Surgo Construction Limited v PlanET Biogastechnik GMBH
Citation:  EWHC 2310 (TCC)
This judgment concerned an application for summary judgment made by the claimant.
Between July 2013 and October 2015, the claimant engaged the defendant under separate contracts to complete works relating to the supply and installation of anaerobic digestor power plants. During the course of these works, the defendant mistakenly charged £1,177,478.12 in VAT to the claimant which the claimant paid. The mistake was discovered in 2016, and it was agreed between the parties that the defendant had no right to charge VAT to the claimant.
VAT was correctly due on the relevant supplies, but the sum should have been paid by the claimant directly to HMRC. The defendant, having wrongly received the VAT, accounted for it to HMRC and thus became entitled to reclaim it. They recovered £1,226,014.21 and agreed that this should result in a repayment of £77,029.47 to the claimant. However, it sought to retain the remainder on the basis that it was owed to it by the claimant.
On, 26 February 2019, the claimant issued a claim for repayment of the VAT it paid in the sum of £1,100,448.65, giving credit for the sum already paid. On 9 May 2019, the claimant issued an application for summary judgment.
The defendant alleged that it was owed £859,457.60 by the claimant, and identified the claim to retain the benefit of the VAT monies paid as arising under an equitable set-off or a statutory (or legal) set-off.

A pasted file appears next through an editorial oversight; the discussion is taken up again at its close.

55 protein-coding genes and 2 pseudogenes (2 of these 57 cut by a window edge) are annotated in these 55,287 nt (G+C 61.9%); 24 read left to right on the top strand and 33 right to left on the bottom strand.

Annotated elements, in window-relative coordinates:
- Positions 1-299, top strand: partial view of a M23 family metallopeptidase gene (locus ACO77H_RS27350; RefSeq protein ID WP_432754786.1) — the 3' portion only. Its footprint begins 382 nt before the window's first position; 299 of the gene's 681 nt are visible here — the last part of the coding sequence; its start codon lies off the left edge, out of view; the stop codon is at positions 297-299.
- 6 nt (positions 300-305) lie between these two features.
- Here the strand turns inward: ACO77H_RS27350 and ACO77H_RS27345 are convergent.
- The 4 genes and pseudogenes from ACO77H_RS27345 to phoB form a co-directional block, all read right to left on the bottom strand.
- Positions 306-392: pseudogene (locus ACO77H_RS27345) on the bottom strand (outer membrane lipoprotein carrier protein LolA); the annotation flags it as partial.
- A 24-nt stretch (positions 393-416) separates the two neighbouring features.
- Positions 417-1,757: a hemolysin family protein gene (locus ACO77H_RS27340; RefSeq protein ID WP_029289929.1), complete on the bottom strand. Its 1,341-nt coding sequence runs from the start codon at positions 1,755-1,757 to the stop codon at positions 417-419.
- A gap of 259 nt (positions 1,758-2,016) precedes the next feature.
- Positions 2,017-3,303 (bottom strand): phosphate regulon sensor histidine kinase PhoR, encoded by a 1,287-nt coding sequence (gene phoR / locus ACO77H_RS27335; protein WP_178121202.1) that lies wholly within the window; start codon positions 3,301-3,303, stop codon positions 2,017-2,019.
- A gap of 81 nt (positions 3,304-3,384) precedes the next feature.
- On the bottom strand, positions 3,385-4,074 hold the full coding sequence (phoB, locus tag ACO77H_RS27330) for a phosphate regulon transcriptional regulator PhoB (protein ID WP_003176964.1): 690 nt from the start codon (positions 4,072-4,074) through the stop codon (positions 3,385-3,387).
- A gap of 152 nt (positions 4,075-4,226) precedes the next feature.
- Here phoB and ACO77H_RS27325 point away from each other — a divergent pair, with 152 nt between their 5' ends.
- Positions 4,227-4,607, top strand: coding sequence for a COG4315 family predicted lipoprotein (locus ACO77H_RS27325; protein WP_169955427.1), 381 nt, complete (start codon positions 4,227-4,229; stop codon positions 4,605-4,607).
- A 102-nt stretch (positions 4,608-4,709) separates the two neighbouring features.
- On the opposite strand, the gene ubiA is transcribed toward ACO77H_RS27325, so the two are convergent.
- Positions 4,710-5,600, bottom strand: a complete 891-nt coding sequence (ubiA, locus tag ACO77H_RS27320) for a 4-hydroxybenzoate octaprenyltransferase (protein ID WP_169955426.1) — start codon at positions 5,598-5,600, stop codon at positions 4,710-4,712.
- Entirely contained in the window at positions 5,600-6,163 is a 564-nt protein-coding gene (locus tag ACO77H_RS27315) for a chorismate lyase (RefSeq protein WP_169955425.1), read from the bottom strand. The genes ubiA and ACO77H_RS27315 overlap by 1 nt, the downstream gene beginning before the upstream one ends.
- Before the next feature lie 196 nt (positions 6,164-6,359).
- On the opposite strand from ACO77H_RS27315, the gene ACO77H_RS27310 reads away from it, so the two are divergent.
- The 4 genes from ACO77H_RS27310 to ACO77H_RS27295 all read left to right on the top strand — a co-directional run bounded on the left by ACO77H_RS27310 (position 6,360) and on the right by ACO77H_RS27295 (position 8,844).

Following a hearing on 12 July 2019, HHJ Bird QC gave judgment, partially granting the claimant’s application for summary judgment in the sum of £563,053.42 but refusing it for the balance of £537,395.23.
The Judge rejected the defendant’s entitlement to an equitable set-off but accepted that it had reasonable prospects of success based on a legal set-off in respect of some of its counterclaims.
The equitable set-off failed because the defendant’s claims were not so closely connected to the claimant’s claim for repayment of the VAT so as to raise “manifest injustice” sufficient to prevent the repayment of the sums paid as VAT.
The legal set off succeeded in that the defendant had reasonable prospects of establishing at trial that the sums held by the claimant as retention were capable of being set off against the sum claimed. These debts were sufficiently liquidated and, when compared with those for wrongly paid VAT, were mutual debts between the same parties. There was thus a reasonable prospect of the Court finding that the sums were due and payable. The Judge was also satisfied that the cost of servicing the bond, £34,364.33, was a liquidated sum, that there was mutuality, and that there was a reasonable prospect at trial of the court finding that the sum was due.
However, the Judge was not satisfied that the defendant’s other counterclaims (for the principal value of the bond and the cost of certain additional works) had reasonable prospects of success at trial.
The Judge rejected the claimant’s argument that, because the original payments had been allocated to payment of VAT, the rules of appropriation prevented the defendant subsequently allocating them to other debts.
He therefore gave partial judgment for the claimant.
William Webb acted for the Claimant.
Gideon Scott Holland acted for the Defendant.